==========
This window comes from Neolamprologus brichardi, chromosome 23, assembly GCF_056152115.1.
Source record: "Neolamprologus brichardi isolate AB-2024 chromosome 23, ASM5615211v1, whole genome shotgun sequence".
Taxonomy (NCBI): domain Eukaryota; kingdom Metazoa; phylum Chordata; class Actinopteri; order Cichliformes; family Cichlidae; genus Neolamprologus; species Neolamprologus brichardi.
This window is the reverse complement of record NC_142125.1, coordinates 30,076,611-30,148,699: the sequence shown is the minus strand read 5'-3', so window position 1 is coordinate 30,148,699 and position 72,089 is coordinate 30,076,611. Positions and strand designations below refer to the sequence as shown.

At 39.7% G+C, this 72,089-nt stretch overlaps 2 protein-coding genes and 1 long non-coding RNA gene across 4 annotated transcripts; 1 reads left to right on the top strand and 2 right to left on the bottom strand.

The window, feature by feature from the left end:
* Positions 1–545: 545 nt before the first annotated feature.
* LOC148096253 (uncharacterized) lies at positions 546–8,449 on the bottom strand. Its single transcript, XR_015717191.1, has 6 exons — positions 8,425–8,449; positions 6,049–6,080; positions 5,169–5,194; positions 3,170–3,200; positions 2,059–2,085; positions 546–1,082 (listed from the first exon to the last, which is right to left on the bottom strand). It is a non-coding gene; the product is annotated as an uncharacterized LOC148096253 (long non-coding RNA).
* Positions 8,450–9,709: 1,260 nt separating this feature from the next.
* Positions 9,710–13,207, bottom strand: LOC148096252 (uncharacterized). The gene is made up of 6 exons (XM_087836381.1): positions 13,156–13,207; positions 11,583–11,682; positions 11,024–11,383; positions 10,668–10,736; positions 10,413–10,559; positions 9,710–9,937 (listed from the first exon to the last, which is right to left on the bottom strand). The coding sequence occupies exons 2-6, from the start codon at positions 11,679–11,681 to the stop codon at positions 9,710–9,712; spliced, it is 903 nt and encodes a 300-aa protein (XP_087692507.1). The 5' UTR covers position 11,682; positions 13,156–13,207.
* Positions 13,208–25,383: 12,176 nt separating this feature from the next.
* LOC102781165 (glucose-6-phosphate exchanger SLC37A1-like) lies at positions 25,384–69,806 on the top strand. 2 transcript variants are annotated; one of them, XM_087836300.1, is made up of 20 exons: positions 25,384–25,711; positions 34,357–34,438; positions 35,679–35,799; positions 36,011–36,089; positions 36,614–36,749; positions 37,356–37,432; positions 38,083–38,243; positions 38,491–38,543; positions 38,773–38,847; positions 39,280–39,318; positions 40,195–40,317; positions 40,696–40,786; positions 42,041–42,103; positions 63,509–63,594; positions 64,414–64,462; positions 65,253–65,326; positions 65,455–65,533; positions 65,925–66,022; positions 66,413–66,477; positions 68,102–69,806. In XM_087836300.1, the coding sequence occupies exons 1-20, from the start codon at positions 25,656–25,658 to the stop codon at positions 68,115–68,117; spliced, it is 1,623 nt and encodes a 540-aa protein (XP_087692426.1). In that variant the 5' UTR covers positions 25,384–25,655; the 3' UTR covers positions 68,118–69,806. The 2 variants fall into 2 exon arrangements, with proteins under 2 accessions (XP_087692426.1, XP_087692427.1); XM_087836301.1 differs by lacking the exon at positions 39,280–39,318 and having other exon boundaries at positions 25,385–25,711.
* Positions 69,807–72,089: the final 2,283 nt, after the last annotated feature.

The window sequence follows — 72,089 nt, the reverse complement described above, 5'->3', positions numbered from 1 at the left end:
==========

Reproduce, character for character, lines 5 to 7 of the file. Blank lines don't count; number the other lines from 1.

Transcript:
At 39.7% G+C, this 72,089-nt stretch overlaps 2 protein-coding genes and 1 long non-coding RNA gene across 4 annotated transcripts; 1 reads left to right on the top strand and 2 right to left on the bottom strand.

The window, feature by feature from the left end:
* Positions 1–545: 545 nt before the first annotated feature.